Investor sentiment might be gleaned by the diverging fortunes of two London asset managers that are reporting their latest financials today.
Ashmore Group, a specialist emerging markets investor, has seen a drop in assets under management (AUM) – a sign that investors are still wary of the asset class.
Meanwhile, Jupiter Asset Management saw positive flows into a European growth fund to finish 2015 with higher AUM.
Ashmore’s latest results for the quarter ended December 31, 2015, show a drop in AUM of $1.7 billion (€1.6 billion). The company now manages $49.4 billion. Inflows into alternatives and overlay/liquidity strategies were offset by outflows from local currency and corporate debt, mainly by institutional clients in Europe and Asia Pacific.
Other investment themes in emerging markets, such as equities and multi-asset, were broadly flat over the same period which, according to Ashmore, reflected weaker markets at the end of the quarter that offset the strong market recovery in October.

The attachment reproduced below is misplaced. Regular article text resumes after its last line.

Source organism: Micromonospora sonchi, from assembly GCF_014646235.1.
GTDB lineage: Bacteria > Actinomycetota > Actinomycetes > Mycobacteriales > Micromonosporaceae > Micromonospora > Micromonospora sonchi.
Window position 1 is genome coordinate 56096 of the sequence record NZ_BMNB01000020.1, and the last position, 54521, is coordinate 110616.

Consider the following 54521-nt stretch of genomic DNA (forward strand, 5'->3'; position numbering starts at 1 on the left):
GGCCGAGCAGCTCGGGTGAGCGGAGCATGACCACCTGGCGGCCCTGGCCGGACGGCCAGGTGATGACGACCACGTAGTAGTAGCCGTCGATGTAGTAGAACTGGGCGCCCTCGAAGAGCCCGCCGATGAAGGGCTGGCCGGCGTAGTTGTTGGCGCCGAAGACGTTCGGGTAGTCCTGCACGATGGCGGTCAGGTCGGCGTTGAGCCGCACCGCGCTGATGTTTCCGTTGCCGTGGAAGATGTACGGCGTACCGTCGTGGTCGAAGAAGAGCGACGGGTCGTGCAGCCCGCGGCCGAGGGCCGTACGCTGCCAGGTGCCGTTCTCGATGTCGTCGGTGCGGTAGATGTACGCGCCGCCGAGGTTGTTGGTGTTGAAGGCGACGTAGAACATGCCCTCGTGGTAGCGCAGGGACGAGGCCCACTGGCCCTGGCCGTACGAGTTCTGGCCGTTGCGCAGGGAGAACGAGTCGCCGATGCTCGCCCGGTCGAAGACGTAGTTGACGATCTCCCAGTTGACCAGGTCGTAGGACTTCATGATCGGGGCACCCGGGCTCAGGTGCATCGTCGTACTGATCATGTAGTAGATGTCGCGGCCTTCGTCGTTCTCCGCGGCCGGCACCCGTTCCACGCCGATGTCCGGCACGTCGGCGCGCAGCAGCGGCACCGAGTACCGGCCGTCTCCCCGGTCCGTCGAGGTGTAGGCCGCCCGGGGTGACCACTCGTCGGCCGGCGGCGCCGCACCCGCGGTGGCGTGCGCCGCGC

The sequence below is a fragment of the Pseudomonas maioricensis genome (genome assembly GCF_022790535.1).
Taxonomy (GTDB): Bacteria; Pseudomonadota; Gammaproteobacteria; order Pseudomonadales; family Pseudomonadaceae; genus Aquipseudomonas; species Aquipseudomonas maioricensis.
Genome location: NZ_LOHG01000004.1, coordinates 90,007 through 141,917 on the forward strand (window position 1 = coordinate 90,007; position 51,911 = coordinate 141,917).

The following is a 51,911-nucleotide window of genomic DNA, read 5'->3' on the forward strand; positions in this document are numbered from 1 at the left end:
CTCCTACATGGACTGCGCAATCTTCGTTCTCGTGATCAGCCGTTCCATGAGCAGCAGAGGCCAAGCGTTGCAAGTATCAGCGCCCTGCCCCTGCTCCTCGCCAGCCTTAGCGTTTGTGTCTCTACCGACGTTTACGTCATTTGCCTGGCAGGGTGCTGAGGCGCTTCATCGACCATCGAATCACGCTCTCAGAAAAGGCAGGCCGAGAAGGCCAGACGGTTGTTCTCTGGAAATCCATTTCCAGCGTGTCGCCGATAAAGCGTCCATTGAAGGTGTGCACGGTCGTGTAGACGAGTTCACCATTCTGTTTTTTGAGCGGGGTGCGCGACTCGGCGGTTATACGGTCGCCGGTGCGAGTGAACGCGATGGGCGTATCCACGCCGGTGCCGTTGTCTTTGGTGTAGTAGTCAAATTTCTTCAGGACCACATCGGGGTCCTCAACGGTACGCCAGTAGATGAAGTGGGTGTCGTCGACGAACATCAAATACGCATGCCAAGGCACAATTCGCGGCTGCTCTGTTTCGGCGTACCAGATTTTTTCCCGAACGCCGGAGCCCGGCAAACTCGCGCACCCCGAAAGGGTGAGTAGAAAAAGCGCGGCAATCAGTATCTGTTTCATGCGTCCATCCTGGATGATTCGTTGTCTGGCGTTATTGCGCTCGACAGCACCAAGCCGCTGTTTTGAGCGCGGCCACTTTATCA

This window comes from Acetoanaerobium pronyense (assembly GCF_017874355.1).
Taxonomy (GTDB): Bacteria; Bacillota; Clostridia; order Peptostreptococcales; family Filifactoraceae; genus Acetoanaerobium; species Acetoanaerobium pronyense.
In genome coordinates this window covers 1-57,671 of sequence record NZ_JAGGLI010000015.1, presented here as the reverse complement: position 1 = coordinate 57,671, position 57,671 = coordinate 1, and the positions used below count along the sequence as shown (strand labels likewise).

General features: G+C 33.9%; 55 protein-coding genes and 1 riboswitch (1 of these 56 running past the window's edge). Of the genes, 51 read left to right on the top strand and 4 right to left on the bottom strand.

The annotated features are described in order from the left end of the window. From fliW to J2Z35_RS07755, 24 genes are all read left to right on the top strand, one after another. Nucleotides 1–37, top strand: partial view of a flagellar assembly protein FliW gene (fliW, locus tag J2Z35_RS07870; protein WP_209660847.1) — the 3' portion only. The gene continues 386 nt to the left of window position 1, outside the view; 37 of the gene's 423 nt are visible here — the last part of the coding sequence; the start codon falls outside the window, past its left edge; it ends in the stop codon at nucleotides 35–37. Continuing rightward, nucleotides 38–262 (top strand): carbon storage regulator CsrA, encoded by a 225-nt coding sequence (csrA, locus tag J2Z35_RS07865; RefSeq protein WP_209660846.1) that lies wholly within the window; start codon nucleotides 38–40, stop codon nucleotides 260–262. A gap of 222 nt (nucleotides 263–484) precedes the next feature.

Mark Coombs, chief executive officer of the firm, did not seem overly optimistic for emerging markets this year. He said: “The market weakness and volatility experienced in early 2016, notably in Chinese equity markets, will doubtless lead to some investors maintaining a cautious stance.”
However, he added that investors will risk missing some very good performance in emerging markets assets as attractive fundamentals begin to show through.
Conversely, Jupiter Asset Management enjoyed inflows of £549 million (€732 million) into its mutual funds during the same period, bringing its total AuM to £35.7 billion, as at December 31, 2015.The firm’s top selling funds included its European growth and dynamic bond strategies.
“2015 has been another good year for Jupiter, reflecting our strategy to diversify by product, client type and geography, all supported by strong investment performance,” said Maarten Slendebroek, chief executive of Jupiter.
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